San Francisco Chronicle: Stop the gun shows at the Cow Palace
By the San Francisco Chronicle Editorial Board
The communities living near the Cow Palace, the enormous state-owned exhibition hall in Daly City, overwhelmingly want the venue to stop hosting gun shows. The state Legislature has previously passed legislation designed to stop the shows.
Yet the shows go on — five times a year.
The latest failure to curb the gun shows was in 2013. That year, Gov. Jerry Brown vetoed a bill from Mark Leno, then a Democratic state senator from San Francisco, that would’ve allowed the gun shows only if they were authorized by county officials, who were opposed to them.
Since then, California voters have passed some of the country’s strictest gun control legislation, including registration requirements and new regulations on ammunition.
This year has also brought a tragic string of school shootings, including last week’s massacre of 10 people at Santa Fe High School in Texas.
So state Sen. Scott Wiener, D-San Francisco, and state Assemblyman Phil Ting, D-San Francisco, are trying again.
On Monday, surrounded by local students, the two legislators announced a new bill, SB221. It will ban the sale of guns and ammunition at the Cow Palace.
“We should not have gun shows in the heart of the Bay Area,” said Wiener in a statement. “The Cow Palace gun shows should have ended a long time ago. Better late than never.”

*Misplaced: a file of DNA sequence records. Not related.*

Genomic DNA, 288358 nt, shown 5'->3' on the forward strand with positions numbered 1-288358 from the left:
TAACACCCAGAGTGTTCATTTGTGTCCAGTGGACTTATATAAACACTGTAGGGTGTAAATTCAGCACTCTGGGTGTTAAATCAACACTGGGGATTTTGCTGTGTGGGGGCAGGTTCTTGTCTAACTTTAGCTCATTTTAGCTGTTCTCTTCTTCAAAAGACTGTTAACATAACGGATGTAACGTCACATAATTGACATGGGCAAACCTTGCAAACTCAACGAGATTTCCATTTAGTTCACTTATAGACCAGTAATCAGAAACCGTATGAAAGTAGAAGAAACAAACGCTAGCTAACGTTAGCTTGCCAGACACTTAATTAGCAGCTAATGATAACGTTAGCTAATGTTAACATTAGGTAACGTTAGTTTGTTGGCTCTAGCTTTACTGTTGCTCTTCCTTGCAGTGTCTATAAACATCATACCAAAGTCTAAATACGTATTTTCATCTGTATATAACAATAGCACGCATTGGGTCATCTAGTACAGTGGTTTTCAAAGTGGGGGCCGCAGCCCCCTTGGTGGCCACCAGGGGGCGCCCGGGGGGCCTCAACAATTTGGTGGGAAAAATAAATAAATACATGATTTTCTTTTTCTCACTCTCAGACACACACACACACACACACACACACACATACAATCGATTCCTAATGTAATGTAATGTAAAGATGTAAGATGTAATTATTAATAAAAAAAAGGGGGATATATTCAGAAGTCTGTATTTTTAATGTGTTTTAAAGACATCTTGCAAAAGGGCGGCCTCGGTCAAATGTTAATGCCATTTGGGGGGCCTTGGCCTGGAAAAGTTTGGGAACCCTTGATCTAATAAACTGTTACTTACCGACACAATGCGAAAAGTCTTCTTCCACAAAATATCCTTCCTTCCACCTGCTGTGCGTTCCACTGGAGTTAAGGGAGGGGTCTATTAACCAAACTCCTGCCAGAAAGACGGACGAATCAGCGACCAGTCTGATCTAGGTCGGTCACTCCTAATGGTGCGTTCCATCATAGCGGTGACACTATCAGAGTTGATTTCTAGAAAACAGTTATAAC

The reasons previous efforts have failed are complex.
The Cow Palace has a history of financial struggle and troublesome events.
During the state’s last major downturn, then-Gov. Arnold Schwarzenegger considered selling it; the state Legislature nearly passed a bill to unload it. In 2010, two people died and many others were hospitalized after consuming drugs at a rave in the Cow Palace. The disaster cost hundreds of thousands of dollars in law enforcement and medical costs, some of it borne by taxpayers.
Compared with these difficulties, the gun shows offer easy money and a calm way for the Cow Palace to meet its financial obligations.
Show organizers also rightly contend that they are obeying regulations and offering a legal service.
But the community deserves a say, too, and Bay Area residents are overwhelmingly opposed to the shows. The state Legislature should heed their concerns, and so should the governor.